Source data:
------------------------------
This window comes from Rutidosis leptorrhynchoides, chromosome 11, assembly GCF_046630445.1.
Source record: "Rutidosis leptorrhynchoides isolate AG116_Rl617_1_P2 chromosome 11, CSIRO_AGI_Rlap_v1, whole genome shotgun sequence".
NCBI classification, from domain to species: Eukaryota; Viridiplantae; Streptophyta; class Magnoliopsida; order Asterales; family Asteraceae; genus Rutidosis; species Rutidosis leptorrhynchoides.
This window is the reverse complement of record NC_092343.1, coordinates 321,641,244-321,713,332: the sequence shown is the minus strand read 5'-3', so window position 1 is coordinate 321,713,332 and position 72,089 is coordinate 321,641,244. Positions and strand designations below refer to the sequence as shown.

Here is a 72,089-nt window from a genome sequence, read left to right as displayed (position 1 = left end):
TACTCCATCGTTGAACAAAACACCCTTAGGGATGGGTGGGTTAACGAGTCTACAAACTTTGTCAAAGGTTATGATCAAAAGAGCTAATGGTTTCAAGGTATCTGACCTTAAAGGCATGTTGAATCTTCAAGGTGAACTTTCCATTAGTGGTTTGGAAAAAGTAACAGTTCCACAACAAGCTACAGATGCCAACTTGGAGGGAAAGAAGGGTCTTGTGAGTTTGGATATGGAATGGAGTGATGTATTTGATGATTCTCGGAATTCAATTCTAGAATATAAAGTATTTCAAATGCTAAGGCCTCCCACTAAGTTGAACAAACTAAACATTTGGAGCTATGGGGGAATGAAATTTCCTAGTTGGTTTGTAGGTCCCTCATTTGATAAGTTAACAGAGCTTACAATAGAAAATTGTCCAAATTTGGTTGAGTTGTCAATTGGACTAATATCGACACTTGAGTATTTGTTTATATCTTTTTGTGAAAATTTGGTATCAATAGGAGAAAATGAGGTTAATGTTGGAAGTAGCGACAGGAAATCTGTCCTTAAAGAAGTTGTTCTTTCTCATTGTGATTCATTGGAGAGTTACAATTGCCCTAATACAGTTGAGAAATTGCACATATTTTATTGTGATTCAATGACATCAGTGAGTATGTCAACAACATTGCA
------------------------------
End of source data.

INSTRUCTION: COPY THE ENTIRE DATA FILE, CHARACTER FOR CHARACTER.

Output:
This window comes from Rutidosis leptorrhynchoides, chromosome 11, assembly GCF_046630445.1.
Source record: "Rutidosis leptorrhynchoides isolate AG116_Rl617_1_P2 chromosome 11, CSIRO_AGI_Rlap_v1, whole genome shotgun sequence".
NCBI classification, from domain to species: Eukaryota; Viridiplantae; Streptophyta; class Magnoliopsida; order Asterales; family Asteraceae; genus Rutidosis; species Rutidosis leptorrhynchoides.
This window is the reverse complement of record NC_092343.1, coordinates 321,641,244-321,713,332: the sequence shown is the minus strand read 5'-3', so window position 1 is coordinate 321,713,332 and position 72,089 is coordinate 321,641,244. Positions and strand designations below refer to the sequence as shown.

Here is a 72,089-nt window from a genome sequence, read left to right as displayed (position 1 = left end):
TACTCCATCGTTGAACAAAACACCCTTAGGGATGGGTGGGTTAACGAGTCTACAAACTTTGTCAAAGGTTATGATCAAAAGAGCTAATGGTTTCAAGGTATCTGACCTTAAAGGCATGTTGAATCTTCAAGGTGAACTTTCCATTAGTGGTTTGGAAAAAGTAACAGTTCCACAACAAGCTACAGATGCCAACTTGGAGGGAAAGAAGGGTCTTGTGAGTTTGGATATGGAATGGAGTGATGTATTTGATGATTCTCGGAATTCAATTCTAGAATATAAAGTATTTCAAATGCTAAGGCCTCCCACTAAGTTGAACAAACTAAACATTTGGAGCTATGGGGGAATGAAATTTCCTAGTTGGTTTGTAGGTCCCTCATTTGATAAGTTAACAGAGCTTACAATAGAAAATTGTCCAAATTTGGTTGAGTTGTCAATTGGACTAATATCGACACTTGAGTATTTGTTTATATCTTTTTGTGAAAATTTGGTATCAATAGGAGAAAATGAGGTTAATGTTGGAAGTAGCGACAGGAAATCTGTCCTTAAAGAAGTTGTTCTTTCTCATTGTGATTCATTGGAGAGTTACAATTGCCCTAATACAGTTGAGAAATTGCACATATTTTATTGTGATTCAATGACATCAGTGAGTATGTCAACAACATTGCA